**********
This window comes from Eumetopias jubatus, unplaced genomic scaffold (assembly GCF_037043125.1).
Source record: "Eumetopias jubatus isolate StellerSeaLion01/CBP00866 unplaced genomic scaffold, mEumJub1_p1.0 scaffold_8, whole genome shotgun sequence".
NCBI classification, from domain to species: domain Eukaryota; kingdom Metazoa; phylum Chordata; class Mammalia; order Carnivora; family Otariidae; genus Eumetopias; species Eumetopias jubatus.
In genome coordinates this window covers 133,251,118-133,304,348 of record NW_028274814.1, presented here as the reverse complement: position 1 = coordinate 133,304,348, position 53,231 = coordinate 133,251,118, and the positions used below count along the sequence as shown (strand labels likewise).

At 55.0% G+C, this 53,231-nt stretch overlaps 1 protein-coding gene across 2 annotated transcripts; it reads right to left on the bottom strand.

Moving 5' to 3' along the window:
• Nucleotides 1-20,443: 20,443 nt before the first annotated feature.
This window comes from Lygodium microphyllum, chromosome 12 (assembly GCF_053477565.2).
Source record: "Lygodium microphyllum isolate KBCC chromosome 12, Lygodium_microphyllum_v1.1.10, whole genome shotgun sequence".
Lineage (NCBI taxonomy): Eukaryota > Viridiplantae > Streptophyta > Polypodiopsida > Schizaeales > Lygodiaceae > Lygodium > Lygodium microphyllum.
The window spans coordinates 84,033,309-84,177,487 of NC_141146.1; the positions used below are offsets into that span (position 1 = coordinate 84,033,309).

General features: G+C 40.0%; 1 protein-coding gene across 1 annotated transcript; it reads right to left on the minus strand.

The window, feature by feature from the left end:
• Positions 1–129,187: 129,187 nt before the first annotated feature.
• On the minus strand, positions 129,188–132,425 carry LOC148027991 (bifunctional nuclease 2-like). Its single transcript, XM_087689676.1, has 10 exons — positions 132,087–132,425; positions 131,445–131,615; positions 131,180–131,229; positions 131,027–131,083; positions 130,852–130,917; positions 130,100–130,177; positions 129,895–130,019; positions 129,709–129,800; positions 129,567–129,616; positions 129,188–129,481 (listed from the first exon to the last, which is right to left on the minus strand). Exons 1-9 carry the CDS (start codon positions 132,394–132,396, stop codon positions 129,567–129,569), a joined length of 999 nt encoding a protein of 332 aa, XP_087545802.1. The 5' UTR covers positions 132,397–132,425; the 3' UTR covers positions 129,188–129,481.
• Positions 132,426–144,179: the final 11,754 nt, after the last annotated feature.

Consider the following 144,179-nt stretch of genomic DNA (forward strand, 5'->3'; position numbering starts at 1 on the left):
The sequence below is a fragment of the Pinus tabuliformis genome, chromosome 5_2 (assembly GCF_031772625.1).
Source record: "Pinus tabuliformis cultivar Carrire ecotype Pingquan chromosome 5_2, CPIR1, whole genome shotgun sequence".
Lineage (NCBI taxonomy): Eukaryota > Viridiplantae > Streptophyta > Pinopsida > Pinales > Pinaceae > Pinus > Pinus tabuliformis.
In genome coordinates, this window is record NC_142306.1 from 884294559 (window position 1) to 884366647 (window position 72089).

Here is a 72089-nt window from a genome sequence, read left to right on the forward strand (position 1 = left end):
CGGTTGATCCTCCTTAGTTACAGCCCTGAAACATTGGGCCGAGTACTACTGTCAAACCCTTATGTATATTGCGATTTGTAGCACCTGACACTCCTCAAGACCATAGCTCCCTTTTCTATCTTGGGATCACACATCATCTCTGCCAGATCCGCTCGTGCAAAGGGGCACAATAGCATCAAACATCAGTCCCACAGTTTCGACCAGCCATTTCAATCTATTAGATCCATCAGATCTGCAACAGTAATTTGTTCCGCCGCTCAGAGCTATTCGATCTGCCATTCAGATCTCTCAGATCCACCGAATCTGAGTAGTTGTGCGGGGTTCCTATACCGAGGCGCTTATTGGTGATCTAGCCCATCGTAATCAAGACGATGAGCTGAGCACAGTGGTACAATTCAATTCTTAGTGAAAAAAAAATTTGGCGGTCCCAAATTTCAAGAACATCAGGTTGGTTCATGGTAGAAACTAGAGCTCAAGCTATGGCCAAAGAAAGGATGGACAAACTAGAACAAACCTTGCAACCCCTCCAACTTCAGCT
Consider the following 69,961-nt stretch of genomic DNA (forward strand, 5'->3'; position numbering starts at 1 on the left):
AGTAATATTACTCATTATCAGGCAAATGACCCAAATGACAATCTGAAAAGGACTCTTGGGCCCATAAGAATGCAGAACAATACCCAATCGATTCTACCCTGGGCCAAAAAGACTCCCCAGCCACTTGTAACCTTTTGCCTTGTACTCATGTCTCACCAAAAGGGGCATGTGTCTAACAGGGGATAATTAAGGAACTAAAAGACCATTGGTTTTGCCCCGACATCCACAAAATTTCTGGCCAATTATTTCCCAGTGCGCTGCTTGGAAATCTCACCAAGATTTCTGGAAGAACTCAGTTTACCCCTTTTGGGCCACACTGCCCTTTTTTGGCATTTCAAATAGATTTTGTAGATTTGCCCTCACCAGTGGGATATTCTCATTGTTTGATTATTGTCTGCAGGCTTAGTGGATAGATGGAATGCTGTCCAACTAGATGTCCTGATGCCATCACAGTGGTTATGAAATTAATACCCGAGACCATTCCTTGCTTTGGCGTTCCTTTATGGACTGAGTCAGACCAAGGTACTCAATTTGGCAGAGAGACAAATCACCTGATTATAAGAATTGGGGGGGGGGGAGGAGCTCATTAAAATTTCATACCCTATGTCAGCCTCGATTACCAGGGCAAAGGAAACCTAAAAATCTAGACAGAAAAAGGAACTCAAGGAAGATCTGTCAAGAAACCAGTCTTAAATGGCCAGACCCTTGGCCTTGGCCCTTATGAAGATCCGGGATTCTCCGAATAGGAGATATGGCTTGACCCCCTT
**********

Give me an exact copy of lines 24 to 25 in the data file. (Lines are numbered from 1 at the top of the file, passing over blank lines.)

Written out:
Consider the following 69,961-nt stretch of genomic DNA (forward strand, 5'->3'; position numbering starts at 1 on the left):
AGTAATATTACTCATTATCAGGCAAATGACCCAAATGACAATCTGAAAAGGACTCTTGGGCCCATAAGAATGCAGAACAATACCCAATCGATTCTACCCTGGGCCAAAAAGACTCCCCAGCCACTTGTAACCTTTTGCCTTGTACTCATGTCTCACCAAAAGGGGCATGTGTCTAACAGGGGATAATTAAGGAACTAAAAGACCATTGGTTTTGCCCCGACATCCACAAAATTTCTGGCCAATTATTTCCCAGTGCGCTGCTTGGAAATCTCACCAAGATTTCTGGAAGAACTCAGTTTACCCCTTTTGGGCCACACTGCCCTTTTTTGGCATTTCAAATAGATTTTGTAGATTTGCCCTCACCAGTGGGATATTCTCATTGTTTGATTATTGTCTGCAGGCTTAGTGGATAGATGGAATGCTGTCCAACTAGATGTCCTGATGCCATCACAGTGGTTATGAAATTAATACCCGAGACCATTCCTTGCTTTGGCGTTCCTTTATGGACTGAGTCAGACCAAGGTACTCAATTTGGCAGAGAGACAAATCACCTGATTATAAGAATTGGGGGGGGGGGAGGAGCTCATTAAAATTTCATACCCTATGTCAGCCTCGATTACCAGGGCAAAGGAAACCTAAAAATCTAGACAGAAAAAGGAACTCAAGGAAGATCTGTCAAGAAACCAGTCTTAAATGGCCAGACCCTTGGCCTTGGCCCTTATGAAGATCCGGGATTCTCCGAATAGGAGATATGGCTTGACCCCCTT